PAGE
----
enter image description here

  • I'm going to try this today!! Thanks for the tip!!! – Ace42292 Jul 25 '17 at 19:34
  • My pleasure! I hope this works for you, and you have good germinating and growing success! I've never heard of that plant, but it looks really pretty! – Sue Jul 25 '17 at 20:22
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    I second the folded piece of paper. I once had to sow Arabidopsis thaliana singly in pots for a trial. You can barely see these seeds with the naked eye, so this method should be a breeze for Silene – Nic Jul 25 '17 at 21:13
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Tiny seeds aren't that tough to handle. And when you start buying SEED...these are from Park aren't they? You get to start counting the money with each one. I try never to pop two seeds into one start pot. Yes they are tiny, but heck, use a tweezers. One seed to a tiny 1/1/2" start pot where you've firmed the soil before planting seed. Seed this small only need a slight dusting of soil over them. Keep moist using a simple sprayer of water. Don't fertilize until you've got the third set of leaves and need to up pot. Potting soil only.

I've had to handle tiny tiny seed this year that cost 50 cents per seed. Amazing. And those seeds are for vegetables, NON GMO with an 85% germination rate, which is very very high. Wet your finger tip, get a single seed and tap into the starting pot with firmed potting soil. Easy peasy. Are you planting starts in tiny pots or are you also planting this seed in the garden?

  • Hi stormy! I've used tweezers too, but have broken seeds by accident, especially the small ones. Sometimes I drop seeds onto one of the open ends of the tweezers, similar to my paper method, and gently push them off, which does work for me. Also, I've had trouble planting with wet hands. The seeds tend to stick to my finger, and even if I shake them off, it's hard for me to control where they land. Am I misunderstanding something in this answer, or just clumsy when it comes to handling tiny seeds? – Sue Jul 25 '17 at 16:59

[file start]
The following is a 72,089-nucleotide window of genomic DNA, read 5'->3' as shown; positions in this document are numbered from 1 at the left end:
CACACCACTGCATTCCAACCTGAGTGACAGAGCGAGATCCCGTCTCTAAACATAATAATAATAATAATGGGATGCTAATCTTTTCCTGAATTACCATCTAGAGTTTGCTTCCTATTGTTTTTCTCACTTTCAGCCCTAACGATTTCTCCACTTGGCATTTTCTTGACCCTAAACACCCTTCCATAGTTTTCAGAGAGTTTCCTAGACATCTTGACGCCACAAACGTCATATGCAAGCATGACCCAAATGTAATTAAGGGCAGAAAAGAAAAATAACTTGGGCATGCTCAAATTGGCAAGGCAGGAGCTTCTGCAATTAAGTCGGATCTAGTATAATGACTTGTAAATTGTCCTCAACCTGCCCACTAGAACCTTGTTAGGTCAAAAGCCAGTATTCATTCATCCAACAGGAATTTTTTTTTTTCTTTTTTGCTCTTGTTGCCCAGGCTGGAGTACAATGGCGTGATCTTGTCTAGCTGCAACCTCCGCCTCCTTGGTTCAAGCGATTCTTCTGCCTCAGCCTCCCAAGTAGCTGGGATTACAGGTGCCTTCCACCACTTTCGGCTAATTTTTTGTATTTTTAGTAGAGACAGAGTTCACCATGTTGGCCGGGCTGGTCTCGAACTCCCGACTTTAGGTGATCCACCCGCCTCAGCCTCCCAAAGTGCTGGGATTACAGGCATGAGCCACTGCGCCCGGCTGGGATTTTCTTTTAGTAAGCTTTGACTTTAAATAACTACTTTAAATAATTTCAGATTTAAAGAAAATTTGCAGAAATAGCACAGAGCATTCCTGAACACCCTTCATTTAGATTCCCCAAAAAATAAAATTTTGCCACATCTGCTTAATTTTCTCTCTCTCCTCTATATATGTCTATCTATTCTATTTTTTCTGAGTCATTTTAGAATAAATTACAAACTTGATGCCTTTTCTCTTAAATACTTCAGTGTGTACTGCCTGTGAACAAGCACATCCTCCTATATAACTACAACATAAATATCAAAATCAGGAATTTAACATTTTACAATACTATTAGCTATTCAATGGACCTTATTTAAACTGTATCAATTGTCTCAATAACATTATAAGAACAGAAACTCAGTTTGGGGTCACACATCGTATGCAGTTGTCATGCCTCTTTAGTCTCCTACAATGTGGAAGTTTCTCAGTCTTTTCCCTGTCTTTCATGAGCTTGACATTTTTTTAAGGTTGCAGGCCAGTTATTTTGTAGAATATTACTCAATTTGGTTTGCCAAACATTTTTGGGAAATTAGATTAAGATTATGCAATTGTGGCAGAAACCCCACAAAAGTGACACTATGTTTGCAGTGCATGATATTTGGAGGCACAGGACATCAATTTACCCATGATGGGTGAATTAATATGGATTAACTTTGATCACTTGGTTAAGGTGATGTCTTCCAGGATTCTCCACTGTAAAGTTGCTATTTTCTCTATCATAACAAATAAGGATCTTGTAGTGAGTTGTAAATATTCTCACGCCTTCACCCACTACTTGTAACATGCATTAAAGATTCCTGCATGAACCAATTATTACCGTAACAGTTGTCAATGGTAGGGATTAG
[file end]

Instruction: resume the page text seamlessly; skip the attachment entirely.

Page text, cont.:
• I've actually been getting all of my seeds from local sellers (US based,~250 miles around Northeast Ohio) on eBay. Since I'm so new at this, and I'm a stay-at-home mom, I don't really have the resources to spend so much for something I might suck at. I've had good luck so far, even with the tiniest seeds, I was just wondering if there was a less-tedious way to sow tons of tiny seeds evenly. I plan on keeping everything I plant in pots, as I plan to move in the next couple of years. And, my problem is exactly how Sue described it! I have bigger fingers so handling tiny seeds isn't easy for me. – Ace42292 Jul 25 '17 at 19:26
  • oh how funny! If you are growing in pots please look up growing plants in pots. Don't plant seed in the big pots. Use those tiny 1 1/2" to 2" pots with potting soil. When your plant's roots start peeking out of the bottom then up pot to a 4" pot with potting soil. At this time you'll want to add a bit of balanced fertilizer. Use a spray bottle to keep the seed and surface soil moist. When you can see roots again through the bottom then up pot to a gallon pot or 6" diameter with potting soil. Depending on what plants you grow, you might need to do it once more. Are these pots outside? – stormy Jul 25 '17 at 22:05
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Jeb Gardener (a popular dirt+hydroponic Gardener on YouTube) uses a wet bamboo skewer. I suppose that any wet, wooden skewer would work. Simply get the skewer against the seed and scrape the seed into the tray.